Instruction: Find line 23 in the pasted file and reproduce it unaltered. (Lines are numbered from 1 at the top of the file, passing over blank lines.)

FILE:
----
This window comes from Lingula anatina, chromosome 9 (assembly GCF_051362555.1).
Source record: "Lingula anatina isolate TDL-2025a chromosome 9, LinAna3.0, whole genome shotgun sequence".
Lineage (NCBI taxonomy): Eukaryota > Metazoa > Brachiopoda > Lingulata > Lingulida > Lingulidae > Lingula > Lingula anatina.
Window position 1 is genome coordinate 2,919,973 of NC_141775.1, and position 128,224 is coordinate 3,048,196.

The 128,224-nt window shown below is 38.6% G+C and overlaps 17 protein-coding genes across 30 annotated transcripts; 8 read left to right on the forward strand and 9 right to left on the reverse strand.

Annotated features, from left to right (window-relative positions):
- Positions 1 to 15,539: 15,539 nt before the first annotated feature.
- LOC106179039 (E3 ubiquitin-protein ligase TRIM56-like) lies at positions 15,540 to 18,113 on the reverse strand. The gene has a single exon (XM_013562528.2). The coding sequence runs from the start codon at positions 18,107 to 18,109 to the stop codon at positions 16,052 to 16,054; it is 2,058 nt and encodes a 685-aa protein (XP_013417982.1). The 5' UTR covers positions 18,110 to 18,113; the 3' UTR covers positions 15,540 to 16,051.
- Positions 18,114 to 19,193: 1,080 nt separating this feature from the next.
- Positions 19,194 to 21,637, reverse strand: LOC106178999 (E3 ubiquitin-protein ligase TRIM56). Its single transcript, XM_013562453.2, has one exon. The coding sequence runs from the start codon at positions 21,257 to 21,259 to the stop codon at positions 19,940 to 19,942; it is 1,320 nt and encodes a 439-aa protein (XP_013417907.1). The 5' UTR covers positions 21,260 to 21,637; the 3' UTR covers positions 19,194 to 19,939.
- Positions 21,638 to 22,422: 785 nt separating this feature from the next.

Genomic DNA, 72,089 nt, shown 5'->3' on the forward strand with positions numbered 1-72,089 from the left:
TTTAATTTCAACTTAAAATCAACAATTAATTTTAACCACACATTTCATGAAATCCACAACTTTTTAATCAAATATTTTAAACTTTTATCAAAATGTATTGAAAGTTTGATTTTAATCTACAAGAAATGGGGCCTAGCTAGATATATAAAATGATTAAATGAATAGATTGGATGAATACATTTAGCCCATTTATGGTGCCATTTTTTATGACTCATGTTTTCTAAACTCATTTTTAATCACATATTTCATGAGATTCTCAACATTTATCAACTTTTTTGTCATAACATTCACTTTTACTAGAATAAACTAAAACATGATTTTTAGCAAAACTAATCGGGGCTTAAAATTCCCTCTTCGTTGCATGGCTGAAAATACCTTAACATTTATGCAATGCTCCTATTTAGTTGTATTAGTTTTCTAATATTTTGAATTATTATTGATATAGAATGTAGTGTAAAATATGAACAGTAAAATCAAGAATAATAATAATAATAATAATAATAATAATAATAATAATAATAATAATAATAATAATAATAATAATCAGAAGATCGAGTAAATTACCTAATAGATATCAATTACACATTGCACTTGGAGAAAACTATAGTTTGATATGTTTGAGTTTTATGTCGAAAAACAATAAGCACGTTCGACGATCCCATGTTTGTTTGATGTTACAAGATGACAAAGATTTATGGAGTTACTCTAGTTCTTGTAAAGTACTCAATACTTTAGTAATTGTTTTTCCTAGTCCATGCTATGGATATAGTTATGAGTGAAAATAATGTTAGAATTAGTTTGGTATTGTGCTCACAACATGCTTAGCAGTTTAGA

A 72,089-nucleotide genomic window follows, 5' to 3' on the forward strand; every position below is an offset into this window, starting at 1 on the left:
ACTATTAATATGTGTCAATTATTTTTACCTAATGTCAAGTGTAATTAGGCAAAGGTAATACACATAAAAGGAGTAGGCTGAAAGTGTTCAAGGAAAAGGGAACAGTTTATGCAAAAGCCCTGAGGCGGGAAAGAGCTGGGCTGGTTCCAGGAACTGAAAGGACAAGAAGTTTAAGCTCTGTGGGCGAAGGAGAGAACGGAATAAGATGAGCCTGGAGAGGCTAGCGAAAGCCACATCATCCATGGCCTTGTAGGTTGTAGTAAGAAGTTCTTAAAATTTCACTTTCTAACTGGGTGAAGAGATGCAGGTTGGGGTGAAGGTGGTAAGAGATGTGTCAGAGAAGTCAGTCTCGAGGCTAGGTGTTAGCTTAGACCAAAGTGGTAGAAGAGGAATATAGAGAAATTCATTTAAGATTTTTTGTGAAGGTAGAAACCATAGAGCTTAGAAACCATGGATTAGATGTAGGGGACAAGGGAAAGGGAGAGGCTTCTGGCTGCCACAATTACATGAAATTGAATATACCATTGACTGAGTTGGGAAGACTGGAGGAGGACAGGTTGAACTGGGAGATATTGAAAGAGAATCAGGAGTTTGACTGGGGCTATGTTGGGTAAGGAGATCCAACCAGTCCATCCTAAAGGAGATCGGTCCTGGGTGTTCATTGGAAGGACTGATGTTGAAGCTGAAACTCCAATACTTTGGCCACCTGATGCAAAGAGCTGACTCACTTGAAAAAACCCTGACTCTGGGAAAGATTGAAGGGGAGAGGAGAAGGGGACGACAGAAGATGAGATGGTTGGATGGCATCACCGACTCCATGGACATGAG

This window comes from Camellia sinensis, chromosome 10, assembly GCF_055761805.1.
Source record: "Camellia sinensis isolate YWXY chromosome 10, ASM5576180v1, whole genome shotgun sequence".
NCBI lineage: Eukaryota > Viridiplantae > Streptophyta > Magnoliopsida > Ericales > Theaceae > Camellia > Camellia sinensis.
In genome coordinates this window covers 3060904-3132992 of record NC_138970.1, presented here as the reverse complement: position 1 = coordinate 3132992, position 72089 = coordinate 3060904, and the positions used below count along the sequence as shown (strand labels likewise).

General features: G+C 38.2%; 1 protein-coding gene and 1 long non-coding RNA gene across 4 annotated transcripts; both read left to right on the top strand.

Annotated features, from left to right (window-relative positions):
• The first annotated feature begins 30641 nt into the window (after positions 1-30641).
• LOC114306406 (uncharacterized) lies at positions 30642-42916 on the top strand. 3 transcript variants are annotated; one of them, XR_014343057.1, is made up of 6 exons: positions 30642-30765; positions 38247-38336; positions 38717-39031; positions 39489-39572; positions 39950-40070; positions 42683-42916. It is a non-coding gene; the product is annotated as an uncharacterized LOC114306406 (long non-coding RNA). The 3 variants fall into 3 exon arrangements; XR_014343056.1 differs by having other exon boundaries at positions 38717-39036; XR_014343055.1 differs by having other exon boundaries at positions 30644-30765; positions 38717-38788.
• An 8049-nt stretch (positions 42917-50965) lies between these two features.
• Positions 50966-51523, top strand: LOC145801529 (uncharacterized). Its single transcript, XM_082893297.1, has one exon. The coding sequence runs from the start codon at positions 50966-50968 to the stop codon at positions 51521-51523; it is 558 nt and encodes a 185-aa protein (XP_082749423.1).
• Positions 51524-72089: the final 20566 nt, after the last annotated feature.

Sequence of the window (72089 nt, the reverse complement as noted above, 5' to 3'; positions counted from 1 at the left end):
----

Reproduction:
• LOC114306406 (uncharacterized) lies at positions 30642-42916 on the top strand. 3 transcript variants are annotated; one of them, XR_014343057.1, is made up of 6 exons: positions 30642-30765; positions 38247-38336; positions 38717-39031; positions 39489-39572; positions 39950-40070; positions 42683-42916. It is a non-coding gene; the product is annotated as an uncharacterized LOC114306406 (long non-coding RNA). The 3 variants fall into 3 exon arrangements; XR_014343056.1 differs by having other exon boundaries at positions 38717-39036; XR_014343055.1 differs by having other exon boundaries at positions 30644-30765; positions 38717-38788.